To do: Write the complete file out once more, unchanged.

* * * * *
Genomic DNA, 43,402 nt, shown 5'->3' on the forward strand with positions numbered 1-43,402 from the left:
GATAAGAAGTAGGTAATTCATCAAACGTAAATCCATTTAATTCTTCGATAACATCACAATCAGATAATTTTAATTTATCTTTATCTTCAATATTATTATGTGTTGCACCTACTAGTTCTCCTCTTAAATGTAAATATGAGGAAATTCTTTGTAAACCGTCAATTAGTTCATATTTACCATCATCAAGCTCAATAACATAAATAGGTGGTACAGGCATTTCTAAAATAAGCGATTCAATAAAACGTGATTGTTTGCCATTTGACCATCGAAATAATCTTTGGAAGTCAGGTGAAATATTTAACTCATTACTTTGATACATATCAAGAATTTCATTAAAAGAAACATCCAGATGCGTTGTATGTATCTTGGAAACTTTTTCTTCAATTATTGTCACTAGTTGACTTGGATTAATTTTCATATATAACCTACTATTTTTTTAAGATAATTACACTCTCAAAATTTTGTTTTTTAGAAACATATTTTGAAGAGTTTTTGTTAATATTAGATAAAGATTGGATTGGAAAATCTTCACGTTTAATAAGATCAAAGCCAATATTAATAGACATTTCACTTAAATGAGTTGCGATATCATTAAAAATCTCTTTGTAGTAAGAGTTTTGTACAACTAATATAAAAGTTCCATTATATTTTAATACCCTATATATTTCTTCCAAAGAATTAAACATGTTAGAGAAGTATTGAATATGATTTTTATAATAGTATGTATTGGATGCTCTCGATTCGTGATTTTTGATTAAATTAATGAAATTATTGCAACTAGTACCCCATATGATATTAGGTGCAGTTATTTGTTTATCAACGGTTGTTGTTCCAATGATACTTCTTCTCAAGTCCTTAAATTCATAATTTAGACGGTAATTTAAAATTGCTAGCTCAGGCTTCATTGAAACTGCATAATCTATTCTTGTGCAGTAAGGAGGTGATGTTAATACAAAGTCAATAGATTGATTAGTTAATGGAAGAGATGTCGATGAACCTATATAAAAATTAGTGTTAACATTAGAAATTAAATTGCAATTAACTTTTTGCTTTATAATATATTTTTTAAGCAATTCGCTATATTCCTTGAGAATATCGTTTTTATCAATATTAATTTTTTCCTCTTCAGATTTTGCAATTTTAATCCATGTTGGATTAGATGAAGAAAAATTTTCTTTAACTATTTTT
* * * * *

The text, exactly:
Genomic DNA, 43,402 nt, shown 5'->3' on the forward strand with positions numbered 1-43,402 from the left:
GATAAGAAGTAGGTAATTCATCAAACGTAAATCCATTTAATTCTTCGATAACATCACAATCAGATAATTTTAATTTATCTTTATCTTCAATATTATTATGTGTTGCACCTACTAGTTCTCCTCTTAAATGTAAATATGAGGAAATTCTTTGTAAACCGTCAATTAGTTCATATTTACCATCATCAAGCTCAATAACATAAATAGGTGGTACAGGCATTTCTAAAATAAGCGATTCAATAAAACGTGATTGTTTGCCATTTGACCATCGAAATAATCTTTGGAAGTCAGGTGAAATATTTAACTCATTACTTTGATACATATCAAGAATTTCATTAAAAGAAACATCCAGATGCGTTGTATGTATCTTGGAAACTTTTTCTTCAATTATTGTCACTAGTTGACTTGGATTAATTTTCATATATAACCTACTATTTTTTTAAGATAATTACACTCTCAAAATTTTGTTTTTTAGAAACATATTTTGAAGAGTTTTTGTTAATATTAGATAAAGATTGGATTGGAAAATCTTCACGTTTAATAAGATCAAAGCCAATATTAATAGACATTTCACTTAAATGAGTTGCGATATCATTAAAAATCTCTTTGTAGTAAGAGTTTTGTACAACTAATATAAAAGTTCCATTATATTTTAATACCCTATATATTTCTTCCAAAGAATTAAACATGTTAGAGAAGTATTGAATATGATTTTTATAATAGTATGTATTGGATGCTCTCGATTCGTGATTTTTGATTAAATTAATGAAATTATTGCAACTAGTACCCCATATGATATTAGGTGCAGTTATTTGTTTATCAACGGTTGTTGTTCCAATGATACTTCTTCTCAAGTCCTTAAATTCATAATTTAGACGGTAATTTAAAATTGCTAGCTCAGGCTTCATTGAAACTGCATAATCTATTCTTGTGCAGTAAGGAGGTGATGTTAATACAAAGTCAATAGATTGATTAGTTAATGGAAGAGATGTCGATGAACCTATATAAAAATTAGTGTTAACATTAGAAATTAAATTGCAATTAACTTTTTGCTTTATAATATATTTTTTAAGCAATTCGCTATATTCCTTGAGAATATCGTTTTTATCAATATTAATTTTTTCCTCTTCAGATTTTGCAATTTTAATCCATGTTGGATTAGATGAAGAAAAATTTTCTTTAACTATTTTT